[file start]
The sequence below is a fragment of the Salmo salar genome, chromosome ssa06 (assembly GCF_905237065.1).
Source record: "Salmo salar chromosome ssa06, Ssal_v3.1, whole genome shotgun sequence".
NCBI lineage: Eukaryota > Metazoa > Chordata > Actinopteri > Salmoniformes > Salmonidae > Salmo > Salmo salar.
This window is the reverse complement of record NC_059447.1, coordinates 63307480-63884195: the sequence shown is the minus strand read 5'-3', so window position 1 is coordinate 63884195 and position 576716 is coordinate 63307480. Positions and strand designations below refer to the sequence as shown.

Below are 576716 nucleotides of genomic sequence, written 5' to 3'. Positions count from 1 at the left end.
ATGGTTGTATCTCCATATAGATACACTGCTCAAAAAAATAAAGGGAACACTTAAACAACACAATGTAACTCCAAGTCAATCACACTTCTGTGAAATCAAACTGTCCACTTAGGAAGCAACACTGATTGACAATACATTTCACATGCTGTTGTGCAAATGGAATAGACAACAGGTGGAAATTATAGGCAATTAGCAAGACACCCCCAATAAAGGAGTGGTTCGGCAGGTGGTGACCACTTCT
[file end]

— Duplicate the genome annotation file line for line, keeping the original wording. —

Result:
The sequence below is a fragment of the Salmo salar genome, chromosome ssa06 (assembly GCF_905237065.1).
Source record: "Salmo salar chromosome ssa06, Ssal_v3.1, whole genome shotgun sequence".
NCBI lineage: Eukaryota > Metazoa > Chordata > Actinopteri > Salmoniformes > Salmonidae > Salmo > Salmo salar.
This window is the reverse complement of record NC_059447.1, coordinates 63307480-63884195: the sequence shown is the minus strand read 5'-3', so window position 1 is coordinate 63884195 and position 576716 is coordinate 63307480. Positions and strand designations below refer to the sequence as shown.

Below are 576716 nucleotides of genomic sequence, written 5' to 3'. Positions count from 1 at the left end.
ATGGTTGTATCTCCATATAGATACACTGCTCAAAAAAATAAAGGGAACACTTAAACAACACAATGTAACTCCAAGTCAATCACACTTCTGTGAAATCAAACTGTCCACTTAGGAAGCAACACTGATTGACAATACATTTCACATGCTGTTGTGCAAATGGAATAGACAACAGGTGGAAATTATAGGCAATTAGCAAGACACCCCCAATAAAGGAGTGGTTCGGCAGGTGGTGACCACTTCT